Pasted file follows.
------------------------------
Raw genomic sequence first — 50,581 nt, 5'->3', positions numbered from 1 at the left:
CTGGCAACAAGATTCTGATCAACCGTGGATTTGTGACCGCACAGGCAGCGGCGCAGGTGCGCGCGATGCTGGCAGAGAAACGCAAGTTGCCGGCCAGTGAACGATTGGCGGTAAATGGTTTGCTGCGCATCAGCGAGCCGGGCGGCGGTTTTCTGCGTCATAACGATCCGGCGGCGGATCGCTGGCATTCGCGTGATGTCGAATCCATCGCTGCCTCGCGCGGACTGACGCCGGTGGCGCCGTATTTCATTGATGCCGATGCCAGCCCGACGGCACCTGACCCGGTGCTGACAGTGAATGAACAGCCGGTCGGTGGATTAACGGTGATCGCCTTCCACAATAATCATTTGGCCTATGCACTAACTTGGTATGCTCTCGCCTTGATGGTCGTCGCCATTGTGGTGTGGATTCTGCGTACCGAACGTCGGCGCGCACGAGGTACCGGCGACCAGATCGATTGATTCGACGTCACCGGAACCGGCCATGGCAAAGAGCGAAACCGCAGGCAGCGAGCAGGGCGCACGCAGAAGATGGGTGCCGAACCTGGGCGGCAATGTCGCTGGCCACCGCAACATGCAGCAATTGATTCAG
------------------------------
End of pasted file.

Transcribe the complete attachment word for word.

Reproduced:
Raw genomic sequence first — 50,581 nt, 5'->3', positions numbered from 1 at the left:
CTGGCAACAAGATTCTGATCAACCGTGGATTTGTGACCGCACAGGCAGCGGCGCAGGTGCGCGCGATGCTGGCAGAGAAACGCAAGTTGCCGGCCAGTGAACGATTGGCGGTAAATGGTTTGCTGCGCATCAGCGAGCCGGGCGGCGGTTTTCTGCGTCATAACGATCCGGCGGCGGATCGCTGGCATTCGCGTGATGTCGAATCCATCGCTGCCTCGCGCGGACTGACGCCGGTGGCGCCGTATTTCATTGATGCCGATGCCAGCCCGACGGCACCTGACCCGGTGCTGACAGTGAATGAACAGCCGGTCGGTGGATTAACGGTGATCGCCTTCCACAATAATCATTTGGCCTATGCACTAACTTGGTATGCTCTCGCCTTGATGGTCGTCGCCATTGTGGTGTGGATTCTGCGTACCGAACGTCGGCGCGCACGAGGTACCGGCGACCAGATCGATTGATTCGACGTCACCGGAACCGGCCATGGCAAAGAGCGAAACCGCAGGCAGCGAGCAGGGCGCACGCAGAAGATGGGTGCCGAACCTGGGCGGCAATGTCGCTGGCCACCGCAACATGCAGCAATTGATTCAG